Jungle Japes (ジャングルガーデン, Jungle Garden) is a starter stage in Super Smash Bros. Melee, unlockable as a Melee Stage in Super Smash Bros. Brawl, and reappears as a Familiar Stage in Super Smash Bros. for Nintendo 3DS and Super Smash Bros. Ultimate.
The stage is divided into three parts. The right and left sections are about equal in length and are a little taller than the middle section. The middle section is the longest, with a smaller platform suspended above it. This stage may sound simple, but is actually rather dangerous. Getting caught in the current under the stage is likely to result in a KO as it is hard to get back on the stage. Klaptraps swim by every 10 seconds (in Brawl), jumping out of the water to attack (30% damage), resulting in a one-hit KO.
In Brawl, it is easier to get back on stage when caught in the current because all characters can swim for a time, floating in the river rather than sinking. However, the swift current will still carry players to the left very quickly, sometimes KOing them before they have a chance to jump out. This makes the right side of the stage considerably safer. It is difficult to vertically KO opponents on Jungle Japes, as the upper blast line is extremely high, being higher above the platforms than on any other stage in Melee and Brawl. In contrast, the other blast lines are fairly close.
In Ultimate, when stage hazards are turned off, the Klaptrap that normally appears in the river is absent though the river still acts as normal.
Ω forms and Battlefield form
In Super Smash Bros. for Nintendo 3DS, the Ω form is set on an extended version of the regular form's middle platform in front of Cranky Kong's house with no platform above the window. Klaptraps don't swim by and the water is intangible.
In Super Smash Bros. Ultimate, the Ω form and Battlefield form are very similar to the Ω form in SSB4; however, they are resized and reshaped to match Final Destination and Battlefield, respectively. The water is also absent in both forms. The three soft platforms of the Battlefield form resemble the two side platforms of the normal form.
In Donkey Kong Country, Cranky's Cabin is where Cranky Kong gives advice to the player while sitting in his rocking chair. In Donkey Kong 64, Cranky Kong no longer gives advice, but he is now a scientist who gives the Kongs chemicals granting powers to proceed through the game. In this stage, Cranky's Cabin is in the background of the middle platform and is based on its appearance in Donkey Kong Country; however, the roof is made of wood instead of sheets of ribbed metal. Cranky Kong appeares as a silhouette inside his cabin, sometimes sitting his rocking chair. An Erlenmeyer flask and test tubes filled with chemicals can also be seen in the window.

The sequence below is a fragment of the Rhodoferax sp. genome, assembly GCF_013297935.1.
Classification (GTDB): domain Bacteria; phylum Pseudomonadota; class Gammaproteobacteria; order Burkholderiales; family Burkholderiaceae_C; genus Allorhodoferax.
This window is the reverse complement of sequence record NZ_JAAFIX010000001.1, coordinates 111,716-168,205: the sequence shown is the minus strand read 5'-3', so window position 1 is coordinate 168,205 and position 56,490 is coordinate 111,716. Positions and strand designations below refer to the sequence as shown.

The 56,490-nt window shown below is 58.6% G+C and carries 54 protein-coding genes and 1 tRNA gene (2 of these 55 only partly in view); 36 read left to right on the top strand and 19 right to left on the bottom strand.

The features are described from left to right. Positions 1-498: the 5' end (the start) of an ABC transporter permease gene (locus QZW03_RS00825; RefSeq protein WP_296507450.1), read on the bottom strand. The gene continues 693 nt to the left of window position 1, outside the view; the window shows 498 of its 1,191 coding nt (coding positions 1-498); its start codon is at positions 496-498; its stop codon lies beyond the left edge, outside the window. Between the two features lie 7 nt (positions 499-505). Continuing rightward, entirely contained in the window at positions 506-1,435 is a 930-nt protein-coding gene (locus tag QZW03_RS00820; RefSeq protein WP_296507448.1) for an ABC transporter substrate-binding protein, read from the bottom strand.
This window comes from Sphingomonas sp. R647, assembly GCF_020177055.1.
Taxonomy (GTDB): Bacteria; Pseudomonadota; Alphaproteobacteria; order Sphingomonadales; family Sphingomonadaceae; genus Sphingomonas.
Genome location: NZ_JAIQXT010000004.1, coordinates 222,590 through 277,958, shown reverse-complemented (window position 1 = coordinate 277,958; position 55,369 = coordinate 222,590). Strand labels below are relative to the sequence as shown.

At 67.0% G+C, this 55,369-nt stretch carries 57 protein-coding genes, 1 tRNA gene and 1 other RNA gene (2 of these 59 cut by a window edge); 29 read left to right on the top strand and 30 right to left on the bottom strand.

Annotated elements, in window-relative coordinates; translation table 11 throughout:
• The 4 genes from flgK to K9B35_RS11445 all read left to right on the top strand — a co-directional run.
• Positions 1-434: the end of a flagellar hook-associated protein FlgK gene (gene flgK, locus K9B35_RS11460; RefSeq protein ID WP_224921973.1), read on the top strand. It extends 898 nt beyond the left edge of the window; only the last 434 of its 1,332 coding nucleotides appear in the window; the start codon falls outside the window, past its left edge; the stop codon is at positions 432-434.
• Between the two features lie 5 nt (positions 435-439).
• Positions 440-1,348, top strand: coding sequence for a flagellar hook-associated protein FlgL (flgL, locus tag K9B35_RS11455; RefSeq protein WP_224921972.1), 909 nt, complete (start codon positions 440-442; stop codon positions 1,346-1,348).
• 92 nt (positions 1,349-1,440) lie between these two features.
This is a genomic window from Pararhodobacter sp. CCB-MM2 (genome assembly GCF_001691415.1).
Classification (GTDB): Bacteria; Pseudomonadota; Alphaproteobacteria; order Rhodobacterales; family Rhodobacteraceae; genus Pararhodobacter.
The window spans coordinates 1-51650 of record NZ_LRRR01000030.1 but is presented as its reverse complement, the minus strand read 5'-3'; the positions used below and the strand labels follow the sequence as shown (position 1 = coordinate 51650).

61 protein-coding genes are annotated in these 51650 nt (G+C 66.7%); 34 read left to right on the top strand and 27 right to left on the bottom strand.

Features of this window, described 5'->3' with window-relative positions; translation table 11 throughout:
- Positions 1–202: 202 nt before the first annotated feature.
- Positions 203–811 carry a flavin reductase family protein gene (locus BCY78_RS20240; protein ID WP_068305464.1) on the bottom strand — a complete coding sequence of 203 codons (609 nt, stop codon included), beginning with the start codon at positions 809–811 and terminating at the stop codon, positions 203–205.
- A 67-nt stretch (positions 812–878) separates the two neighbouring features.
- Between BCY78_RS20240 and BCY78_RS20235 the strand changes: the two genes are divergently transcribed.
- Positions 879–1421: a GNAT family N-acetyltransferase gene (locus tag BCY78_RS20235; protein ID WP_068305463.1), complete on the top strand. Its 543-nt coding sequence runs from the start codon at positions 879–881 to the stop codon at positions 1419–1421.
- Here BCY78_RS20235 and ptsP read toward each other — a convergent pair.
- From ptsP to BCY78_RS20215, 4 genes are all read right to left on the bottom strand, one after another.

One of the most common enemies in Donkey Kong Country are Klaptraps, particularly blue ones with yellow stripes on their backs, such as the ones seen in this stage. Barrels are recurring objects in the Donkey Kong Country series, with a building made out of a giant barrel seen on the west side of the stage. In the background near the sunset, a flock of Neckies, a common enemy from Donkey Kong Country, sometimes fly across the horizon.
The stage is currently banned in Melee, due to it favouring characters with good jumping and projectile abilities, gimping potential on both sides of the stage, Klaptrap being too powerful a stage hazard, and having an incredibly high ceiling that gives a disproportionate advantage to horizontal finishers. Furthermore, the stage's relatively small size poorly accommodates doubles.
The stage is also banned in the Unity Ruleset of Brawl, for the same reasons.
This stage is infamous for causing glitches in Melee with CPU characters. Many computer-controlled characters will regularly self-destruct, even when set to Level 9. However, those glitches have been fixed in Brawl. Some odd behaviors include:
Super Smash Bros. Melee
Super Smash Bros. Brawl
Super Smash Bros. for Nintendo 3DS
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